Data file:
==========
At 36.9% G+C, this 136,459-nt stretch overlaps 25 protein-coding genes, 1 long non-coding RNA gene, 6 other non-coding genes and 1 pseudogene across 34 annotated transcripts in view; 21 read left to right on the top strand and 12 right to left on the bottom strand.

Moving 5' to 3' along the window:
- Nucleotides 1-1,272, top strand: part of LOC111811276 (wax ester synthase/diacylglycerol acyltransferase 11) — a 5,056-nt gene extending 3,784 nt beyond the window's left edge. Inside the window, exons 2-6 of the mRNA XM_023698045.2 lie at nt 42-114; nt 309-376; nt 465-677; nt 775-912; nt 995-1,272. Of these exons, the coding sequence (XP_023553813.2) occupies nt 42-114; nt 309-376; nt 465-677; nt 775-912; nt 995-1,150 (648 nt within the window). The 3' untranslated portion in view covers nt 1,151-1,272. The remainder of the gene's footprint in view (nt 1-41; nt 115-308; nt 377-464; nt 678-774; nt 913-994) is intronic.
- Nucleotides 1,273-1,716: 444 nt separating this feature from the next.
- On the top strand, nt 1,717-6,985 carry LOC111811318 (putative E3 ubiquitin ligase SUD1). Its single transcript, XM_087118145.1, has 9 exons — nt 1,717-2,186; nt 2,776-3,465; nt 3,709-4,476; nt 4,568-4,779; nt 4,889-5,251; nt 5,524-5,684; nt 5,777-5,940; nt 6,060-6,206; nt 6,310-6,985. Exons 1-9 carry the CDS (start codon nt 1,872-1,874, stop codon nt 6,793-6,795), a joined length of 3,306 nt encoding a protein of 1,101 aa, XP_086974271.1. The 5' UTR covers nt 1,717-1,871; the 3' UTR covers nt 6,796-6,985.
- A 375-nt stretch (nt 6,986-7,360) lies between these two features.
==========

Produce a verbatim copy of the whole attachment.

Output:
At 36.9% G+C, this 136,459-nt stretch overlaps 25 protein-coding genes, 1 long non-coding RNA gene, 6 other non-coding genes and 1 pseudogene across 34 annotated transcripts in view; 21 read left to right on the top strand and 12 right to left on the bottom strand.

Moving 5' to 3' along the window:
- Nucleotides 1-1,272, top strand: part of LOC111811276 (wax ester synthase/diacylglycerol acyltransferase 11) — a 5,056-nt gene extending 3,784 nt beyond the window's left edge. Inside the window, exons 2-6 of the mRNA XM_023698045.2 lie at nt 42-114; nt 309-376; nt 465-677; nt 775-912; nt 995-1,272. Of these exons, the coding sequence (XP_023553813.2) occupies nt 42-114; nt 309-376; nt 465-677; nt 775-912; nt 995-1,150 (648 nt within the window). The 3' untranslated portion in view covers nt 1,151-1,272. The remainder of the gene's footprint in view (nt 1-41; nt 115-308; nt 377-464; nt 678-774; nt 913-994) is intronic.
- Nucleotides 1,273-1,716: 444 nt separating this feature from the next.
- On the top strand, nt 1,717-6,985 carry LOC111811318 (putative E3 ubiquitin ligase SUD1). Its single transcript, XM_087118145.1, has 9 exons — nt 1,717-2,186; nt 2,776-3,465; nt 3,709-4,476; nt 4,568-4,779; nt 4,889-5,251; nt 5,524-5,684; nt 5,777-5,940; nt 6,060-6,206; nt 6,310-6,985. Exons 1-9 carry the CDS (start codon nt 1,872-1,874, stop codon nt 6,793-6,795), a joined length of 3,306 nt encoding a protein of 1,101 aa, XP_086974271.1. The 5' UTR covers nt 1,717-1,871; the 3' UTR covers nt 6,796-6,985.
- A 375-nt stretch (nt 6,986-7,360) lies between these two features.